Lots of things - see above - getting yelled at right there on the field made us feel like total losers. Then in August we got no-hit, which was cool for Lester but that doesn't mean we liked it! Then we lost 11 more games in a row after that. Oh and then there was August - we only won 7 games that ENTIRE month. wtf? What kind of major league team does that? seriously it was stupid.

Buy anyth​ing new from eBay?​

idk maybe like some ash for new bats!

Get arres​ted?​

Yeah one of us did but Callie's turnin it around


Been snowb​oardi​ng?​

That's prolly not a great idea, we might get hurt. That doesn't mean none of us went though!

Did you get sick this year?​

Lots of us had the flu in arizona, that was really gross. Puke everywhere ewww. Then there were some problems with hives for SOME of our guys - DDJ i'm lookin at you lol - but otherwise no huge illnesses i don't think

Are you happy​ to see 2008 go?

YES!!!!! we can only get better from here, right? ...right??????

Been naugh​ty or nice?​

lol we all try to be nice buuuut it's hard to be that way in baseball. plus we lost a lot of games which isn't very nice.

Friday, December 26, 2008

What have I done for you lately?

After examining Mark Teixeira's worth as a player, I broke down the week in Hot Stove action on Monday. Then Tex became a Yankee, and I was too disgusted to write anything about that.

On Thursday, I used attractive athletes to wish a Merry Christmas/whatever to Ladies... readers. That took more man-hours than I'm ready to admit.

And about 5 minutes ago, I realized I was repressing some of the horribleness of the 2008 Royals season.

Happy Boxing Day!

Thursday, December 18, 2008

Wednesday, December 17, 2008

Farnsworth, after the smoke clears: Still a thumbs-down

I have given myself a few days to digest the Kyle Farnsworth signing. I thought that perhaps my initial rage would subside into something more palatable, which I could then turn into a blog post that was actually worth something (very unlike my first attempt at analysis of the deal).
All I had to say that day was this:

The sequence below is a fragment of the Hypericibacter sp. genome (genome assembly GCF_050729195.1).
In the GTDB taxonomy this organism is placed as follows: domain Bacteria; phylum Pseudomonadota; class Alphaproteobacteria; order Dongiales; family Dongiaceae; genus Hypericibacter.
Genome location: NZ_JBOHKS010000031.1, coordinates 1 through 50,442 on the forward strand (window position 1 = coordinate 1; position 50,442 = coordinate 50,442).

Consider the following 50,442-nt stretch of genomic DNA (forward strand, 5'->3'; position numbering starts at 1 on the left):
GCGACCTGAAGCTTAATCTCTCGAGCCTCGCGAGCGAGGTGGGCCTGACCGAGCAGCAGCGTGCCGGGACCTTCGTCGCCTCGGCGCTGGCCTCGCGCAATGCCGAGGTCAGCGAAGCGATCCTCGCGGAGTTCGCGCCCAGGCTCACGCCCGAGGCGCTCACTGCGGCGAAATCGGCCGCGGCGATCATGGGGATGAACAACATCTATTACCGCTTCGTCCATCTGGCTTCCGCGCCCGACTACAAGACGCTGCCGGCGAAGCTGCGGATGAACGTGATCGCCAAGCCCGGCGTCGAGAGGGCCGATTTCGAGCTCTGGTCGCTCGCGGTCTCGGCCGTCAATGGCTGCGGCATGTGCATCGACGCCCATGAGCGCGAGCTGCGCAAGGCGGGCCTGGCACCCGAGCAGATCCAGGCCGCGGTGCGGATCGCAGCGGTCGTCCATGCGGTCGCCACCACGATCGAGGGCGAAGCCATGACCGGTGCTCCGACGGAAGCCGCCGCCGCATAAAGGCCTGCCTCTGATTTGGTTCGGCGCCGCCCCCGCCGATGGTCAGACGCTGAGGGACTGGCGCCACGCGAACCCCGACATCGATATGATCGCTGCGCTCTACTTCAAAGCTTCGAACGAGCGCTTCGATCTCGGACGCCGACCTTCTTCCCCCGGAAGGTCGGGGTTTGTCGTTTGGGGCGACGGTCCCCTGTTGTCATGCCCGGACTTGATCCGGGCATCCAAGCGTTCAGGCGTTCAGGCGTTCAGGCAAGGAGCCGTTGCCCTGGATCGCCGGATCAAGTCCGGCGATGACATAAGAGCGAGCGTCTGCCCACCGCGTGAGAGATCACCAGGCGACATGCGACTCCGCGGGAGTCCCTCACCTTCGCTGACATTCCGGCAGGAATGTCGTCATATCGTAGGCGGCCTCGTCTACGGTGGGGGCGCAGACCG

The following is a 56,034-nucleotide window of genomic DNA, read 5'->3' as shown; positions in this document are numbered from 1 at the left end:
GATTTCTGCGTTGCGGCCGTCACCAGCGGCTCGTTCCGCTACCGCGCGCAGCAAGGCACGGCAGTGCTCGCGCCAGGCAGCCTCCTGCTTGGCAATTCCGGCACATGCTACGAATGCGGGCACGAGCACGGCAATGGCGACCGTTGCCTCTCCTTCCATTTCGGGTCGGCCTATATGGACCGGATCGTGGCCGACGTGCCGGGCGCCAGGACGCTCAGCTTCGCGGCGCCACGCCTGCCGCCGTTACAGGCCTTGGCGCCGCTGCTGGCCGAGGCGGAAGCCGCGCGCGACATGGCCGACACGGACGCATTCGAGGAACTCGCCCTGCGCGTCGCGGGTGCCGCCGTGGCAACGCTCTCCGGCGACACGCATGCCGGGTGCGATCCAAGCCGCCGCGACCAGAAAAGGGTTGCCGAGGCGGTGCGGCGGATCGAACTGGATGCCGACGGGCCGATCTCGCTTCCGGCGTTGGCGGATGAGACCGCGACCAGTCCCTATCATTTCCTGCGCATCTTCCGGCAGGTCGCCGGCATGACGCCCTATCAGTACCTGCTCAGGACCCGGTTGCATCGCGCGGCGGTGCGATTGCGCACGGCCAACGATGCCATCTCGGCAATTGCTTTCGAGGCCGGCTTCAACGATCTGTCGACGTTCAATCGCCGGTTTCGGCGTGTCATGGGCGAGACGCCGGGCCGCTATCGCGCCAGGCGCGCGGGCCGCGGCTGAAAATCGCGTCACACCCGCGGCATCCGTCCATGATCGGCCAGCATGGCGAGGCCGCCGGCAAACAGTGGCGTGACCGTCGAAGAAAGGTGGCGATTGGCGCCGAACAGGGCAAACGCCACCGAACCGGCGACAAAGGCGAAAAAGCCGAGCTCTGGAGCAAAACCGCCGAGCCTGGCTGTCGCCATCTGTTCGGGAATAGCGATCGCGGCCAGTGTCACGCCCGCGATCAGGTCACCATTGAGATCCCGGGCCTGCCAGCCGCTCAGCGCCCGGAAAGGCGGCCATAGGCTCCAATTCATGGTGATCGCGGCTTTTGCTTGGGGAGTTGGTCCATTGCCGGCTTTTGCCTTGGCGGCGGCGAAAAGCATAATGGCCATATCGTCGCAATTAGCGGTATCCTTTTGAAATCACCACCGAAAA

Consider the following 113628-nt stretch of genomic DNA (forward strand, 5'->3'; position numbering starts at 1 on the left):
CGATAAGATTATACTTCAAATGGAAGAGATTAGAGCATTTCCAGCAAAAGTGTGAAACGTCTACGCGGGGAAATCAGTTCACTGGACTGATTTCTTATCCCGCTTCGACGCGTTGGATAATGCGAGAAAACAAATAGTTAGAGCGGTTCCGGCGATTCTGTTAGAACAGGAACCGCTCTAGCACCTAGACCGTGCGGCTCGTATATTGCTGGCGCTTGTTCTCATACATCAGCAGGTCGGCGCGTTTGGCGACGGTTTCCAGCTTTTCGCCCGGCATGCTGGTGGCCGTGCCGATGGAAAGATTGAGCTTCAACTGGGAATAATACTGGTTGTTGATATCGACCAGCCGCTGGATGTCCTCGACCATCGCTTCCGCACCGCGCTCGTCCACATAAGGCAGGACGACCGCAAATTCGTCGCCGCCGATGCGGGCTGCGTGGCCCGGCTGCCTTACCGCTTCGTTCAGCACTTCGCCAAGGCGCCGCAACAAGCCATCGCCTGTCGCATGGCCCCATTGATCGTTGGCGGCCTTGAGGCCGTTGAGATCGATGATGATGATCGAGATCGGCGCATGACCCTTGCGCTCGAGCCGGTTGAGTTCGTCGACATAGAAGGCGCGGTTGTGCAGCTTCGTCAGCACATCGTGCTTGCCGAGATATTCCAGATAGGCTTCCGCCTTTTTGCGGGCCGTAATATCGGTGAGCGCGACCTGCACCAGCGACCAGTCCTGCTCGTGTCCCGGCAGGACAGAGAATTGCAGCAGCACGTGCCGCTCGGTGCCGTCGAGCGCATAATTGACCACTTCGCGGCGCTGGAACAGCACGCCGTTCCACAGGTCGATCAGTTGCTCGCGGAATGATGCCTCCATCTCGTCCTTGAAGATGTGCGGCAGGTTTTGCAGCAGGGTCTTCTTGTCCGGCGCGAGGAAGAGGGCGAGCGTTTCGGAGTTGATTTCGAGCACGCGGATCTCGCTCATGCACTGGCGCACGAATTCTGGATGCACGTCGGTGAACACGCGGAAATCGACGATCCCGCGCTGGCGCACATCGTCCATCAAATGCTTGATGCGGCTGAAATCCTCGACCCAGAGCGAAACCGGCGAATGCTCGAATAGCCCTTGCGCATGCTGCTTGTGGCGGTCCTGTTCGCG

$9.25 million? Really, Dayton?

That's a lot of money, for not a lot of pitcher.

...And really, that's all I can think of now. It still makes absolutely no sense to sign a "pitcher" (I'm using that word generously) like Farnsworth for THAT MUCH MONEY. In last year's Baseball Prospectus book, he was described as "an overpaid trash-time pitcher, albeit one with unusually good velocity for that role."

Once again, it seems that the Yankees' abundance of money is at the root of this problem. After 2005, by far Farnsy's best season, the Yanks snagged him for about $5.5 million, when he had previously never made more than $1.9 million. This year, when New York traded him back to Detroit for Ivan Rodriguez, his salary was up to $5.9 million.

That's quite a trick he's playing; being a guy who throws pretty hard but can't actually pitch, and getting ridiculous millions to do it. But if the Yanks had never been so jumpy to sign him at whatever cost, we wouldn't be here today. (Sorry, apparently part of my grief over this signing includes finding someone to blame. I don't really mean anything by it.)

Was there a purpose in paying him that much in the first place? I know his 2005 season was awesome, but did it warrant a pay raise of $3.5 million? Were the Yanks that desperate for a right arm in their pen?

In 2005, New York had these right-handed non-closers throwing significant innings in their bullpen: Tom Gordon, Tanyon Sturtze, Felix Rodriguez, Scott Proctor, and Paul Quantrill.

Sturtze and Proctor stayed with New York for 2006, and the team added righties Farnsworth, Brian Bruney, and rookie T.J. Beam. (Again, those are just the guys with more than a handful of appearances.) That pitching staff was already pretty darn good in '05, and improved in the standings in pretty much every category in '06. So I'm not trying to say that the addition of Farnsworth was an inherently bad thing for the Yankees from the start, but did it have to be such a high-dollar signing?

I can understand New York grabbing him off of his hot season; it's easy to see why he was a tempting free agent target for them. But I'm having a harder time understanding why Dayton Moore was so jumpy for him this year. Does Moore really believe that no one as good as Farnsworth (but preferably better) would be available at all this winter? Oh hey look, I found one! And I'm not even a GM.

Farnsworth in 2008 was NOT Farnsworth from 2005. So why be so quick to throw craploads of money at him? Like I said, I can understand why a team would want to bite on a reliever after a really good year, like Boston going for RamRam or the Yanks and our boy Farnsy. But this line, and all the scouting reports on Farnsworth do not inspire confidence, and certainly not $9.2 million worth of confidence.